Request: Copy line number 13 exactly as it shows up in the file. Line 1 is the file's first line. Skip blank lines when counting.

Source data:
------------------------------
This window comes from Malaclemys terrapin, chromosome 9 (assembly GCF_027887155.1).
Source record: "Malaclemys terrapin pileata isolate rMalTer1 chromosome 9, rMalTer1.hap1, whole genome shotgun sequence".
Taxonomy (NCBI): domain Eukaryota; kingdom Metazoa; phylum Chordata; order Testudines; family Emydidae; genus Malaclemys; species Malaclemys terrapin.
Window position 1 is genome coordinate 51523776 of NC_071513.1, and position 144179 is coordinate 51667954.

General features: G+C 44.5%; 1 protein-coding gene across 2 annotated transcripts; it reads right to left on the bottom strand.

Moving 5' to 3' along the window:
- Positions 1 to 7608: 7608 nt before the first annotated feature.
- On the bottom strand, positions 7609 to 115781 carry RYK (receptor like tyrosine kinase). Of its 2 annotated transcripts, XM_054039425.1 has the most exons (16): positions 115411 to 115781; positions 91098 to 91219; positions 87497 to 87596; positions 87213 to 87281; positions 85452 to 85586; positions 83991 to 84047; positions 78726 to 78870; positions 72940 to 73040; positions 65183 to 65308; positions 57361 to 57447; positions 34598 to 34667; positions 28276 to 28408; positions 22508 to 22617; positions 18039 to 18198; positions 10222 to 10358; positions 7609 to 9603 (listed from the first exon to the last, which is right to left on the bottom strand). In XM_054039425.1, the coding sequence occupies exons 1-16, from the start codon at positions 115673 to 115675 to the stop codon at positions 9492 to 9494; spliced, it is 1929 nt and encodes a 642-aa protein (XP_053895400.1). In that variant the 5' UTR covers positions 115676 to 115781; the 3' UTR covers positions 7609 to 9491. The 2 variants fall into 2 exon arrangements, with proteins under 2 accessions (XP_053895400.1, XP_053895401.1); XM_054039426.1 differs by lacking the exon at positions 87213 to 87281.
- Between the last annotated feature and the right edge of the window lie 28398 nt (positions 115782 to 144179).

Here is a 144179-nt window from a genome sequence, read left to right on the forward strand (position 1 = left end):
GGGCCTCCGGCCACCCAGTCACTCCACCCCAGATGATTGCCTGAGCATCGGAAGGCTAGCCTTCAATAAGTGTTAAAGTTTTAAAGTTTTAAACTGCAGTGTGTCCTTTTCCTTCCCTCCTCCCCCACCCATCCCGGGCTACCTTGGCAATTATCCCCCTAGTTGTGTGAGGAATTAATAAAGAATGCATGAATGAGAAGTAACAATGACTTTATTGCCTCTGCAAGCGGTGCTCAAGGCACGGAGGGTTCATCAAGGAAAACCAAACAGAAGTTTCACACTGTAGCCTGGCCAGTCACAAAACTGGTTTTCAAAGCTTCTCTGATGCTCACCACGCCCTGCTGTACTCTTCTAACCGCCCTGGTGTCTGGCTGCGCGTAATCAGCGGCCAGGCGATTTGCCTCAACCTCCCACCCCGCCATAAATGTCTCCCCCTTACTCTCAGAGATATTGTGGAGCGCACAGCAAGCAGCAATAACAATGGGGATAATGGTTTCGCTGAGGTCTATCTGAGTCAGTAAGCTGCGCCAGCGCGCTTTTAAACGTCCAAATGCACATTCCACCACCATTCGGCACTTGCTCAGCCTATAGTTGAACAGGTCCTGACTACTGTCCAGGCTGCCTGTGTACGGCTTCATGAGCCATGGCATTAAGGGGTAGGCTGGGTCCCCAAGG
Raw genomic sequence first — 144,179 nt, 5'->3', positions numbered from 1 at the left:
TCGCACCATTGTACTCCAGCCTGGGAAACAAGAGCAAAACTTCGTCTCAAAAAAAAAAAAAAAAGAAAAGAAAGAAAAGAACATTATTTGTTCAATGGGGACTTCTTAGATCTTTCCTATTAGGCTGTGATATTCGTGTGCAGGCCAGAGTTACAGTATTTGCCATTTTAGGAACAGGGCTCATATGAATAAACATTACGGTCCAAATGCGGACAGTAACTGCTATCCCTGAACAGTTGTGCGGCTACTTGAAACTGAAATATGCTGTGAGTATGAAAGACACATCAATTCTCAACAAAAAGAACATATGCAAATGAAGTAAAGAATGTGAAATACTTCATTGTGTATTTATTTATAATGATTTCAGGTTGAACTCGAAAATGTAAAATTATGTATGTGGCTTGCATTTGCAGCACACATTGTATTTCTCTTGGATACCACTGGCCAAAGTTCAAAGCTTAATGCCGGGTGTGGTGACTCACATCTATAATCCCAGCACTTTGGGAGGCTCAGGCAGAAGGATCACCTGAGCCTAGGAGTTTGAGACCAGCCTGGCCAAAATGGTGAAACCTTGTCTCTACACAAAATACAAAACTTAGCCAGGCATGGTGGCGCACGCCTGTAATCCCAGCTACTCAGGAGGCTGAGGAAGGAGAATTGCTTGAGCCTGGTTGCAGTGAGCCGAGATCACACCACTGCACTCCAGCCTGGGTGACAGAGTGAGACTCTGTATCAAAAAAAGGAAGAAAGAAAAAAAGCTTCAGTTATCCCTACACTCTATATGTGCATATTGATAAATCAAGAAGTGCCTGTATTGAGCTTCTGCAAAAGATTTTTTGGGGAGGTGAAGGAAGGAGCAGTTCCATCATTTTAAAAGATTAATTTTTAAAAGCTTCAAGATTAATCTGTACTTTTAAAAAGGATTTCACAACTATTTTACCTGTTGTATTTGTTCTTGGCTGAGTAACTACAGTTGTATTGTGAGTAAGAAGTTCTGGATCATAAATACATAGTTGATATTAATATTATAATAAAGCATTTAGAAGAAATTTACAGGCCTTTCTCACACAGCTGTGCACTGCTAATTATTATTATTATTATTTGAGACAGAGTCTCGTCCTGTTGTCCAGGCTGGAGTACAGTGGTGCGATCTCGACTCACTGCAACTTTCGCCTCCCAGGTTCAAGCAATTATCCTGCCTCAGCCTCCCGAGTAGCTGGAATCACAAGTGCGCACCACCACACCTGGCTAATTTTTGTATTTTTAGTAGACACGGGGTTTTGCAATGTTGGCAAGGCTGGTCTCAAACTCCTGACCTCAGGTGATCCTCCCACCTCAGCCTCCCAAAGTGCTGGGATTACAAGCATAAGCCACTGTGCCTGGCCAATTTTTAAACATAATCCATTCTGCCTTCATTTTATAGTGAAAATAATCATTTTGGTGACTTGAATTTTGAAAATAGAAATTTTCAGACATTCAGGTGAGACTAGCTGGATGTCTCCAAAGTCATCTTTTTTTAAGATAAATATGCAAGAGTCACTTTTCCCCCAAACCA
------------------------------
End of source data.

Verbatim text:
TCGCACCATTGTACTCCAGCCTGGGAAACAAGAGCAAAACTTCGTCTCAAAAAAAAAAAAAAAAGAAAAGAAAGAAAAGAACATTATTTGTTCAATGGGGACTTCTTAGATCTTTCCTATTAGGCTGTGATATTCGTGTGCAGGCCAGAGTTACAGTATTTGCCATTTTAGGAACAGGGCTCATATGAATAAACATTACGGTCCAAATGCGGACAGTAACTGCTATCCCTGAACAGTTGTGCGGCTACTTGAAACTGAAATATGCTGTGAGTATGAAAGACACATCAATTCTCAACAAAAAGAACATATGCAAATGAAGTAAAGAATGTGAAATACTTCATTGTGTATTTATTTATAATGATTTCAGGTTGAACTCGAAAATGTAAAATTATGTATGTGGCTTGCATTTGCAGCACACATTGTATTTCTCTTGGATACCACTGGCCAAAGTTCAAAGCTTAATGCCGGGTGTGGTGACTCACATCTATAATCCCAGCACTTTGGGAGGCTCAGGCAGAAGGATCACCTGAGCCTAGGAGTTTGAGACCAGCCTGGCCAAAATGGTGAAACCTTGTCTCTACACAAAATACAAAACTTAGCCAGGCATGGTGGCGCACGCCTGTAATCCCAGCTACTCAGGAGGCTGAGGAAGGAGAATTGCTTGAGCCTGGTTGCAGTGAGCCGAGATCACACCACTGCACTCCAGCCTGGGTGACAGAGTGAGACTCTGTATCAAAAAAAGGAAGAAAGAAAAAAAGCTTCAGTTATCCCTACACTCTATATGTGCATATTGATAAATCAAGAAGTGCCTGTATTGAGCTTCTGCAAAAGATTTTTTGGGGAGGTGAAGGAAGGAGCAGTTCCATCATTTTAAAAGATTAATTTTTAAAAGCTTCAAGATTAATCTGTACTTTTAAAAAGGATTTCACAACTATTTTACCTGTTGTATTTGTTCTTGGCTGAGTAACTACAGTTGTATTGTGAGTAAGAAGTTCTGGATCATAAATACATAGTTGATATTAATATTATAATAAAGCATTTAGAAGAAATTTACAGGCCTTTCTCACACAGCTGTGCACTGCTAATTATTATTATTATTATTTGAGACAGAGTCTCGTCCTGTTGTCCAGGCTGGAGTACAGTGGTGCGATCTCGACTCACTGCAACTTTCGCCTCCCAGGTTCAAGCAATTATCCTGCCTCAGCCTCCCGAGTAGCTGGAATCACAAGTGCGCACCACCACACCTGGCTAATTTTTGTATTTTTAGTAGACACGGGGTTTTGCAATGTTGGCAAGGCTGGTCTCAAACTCCTGACCTCAGGTGATCCTCCCACCTCAGCCTCCCAAAGTGCTGGGATTACAAGCATAAGCCACTGTGCCTGGCCAATTTTTAAACATAATCCATTCTGCCTTCATTTTATAGTGAAAATAATCATTTTGGTGACTTGAATTTTGAAAATAGAAATTTTCAGACATTCAGGTGAGACTAGCTGGATGTCTCCAAAGTCATCTTTTTTTAAGATAAATATGCAAGAGTCACTTTTCCCCCAAACCA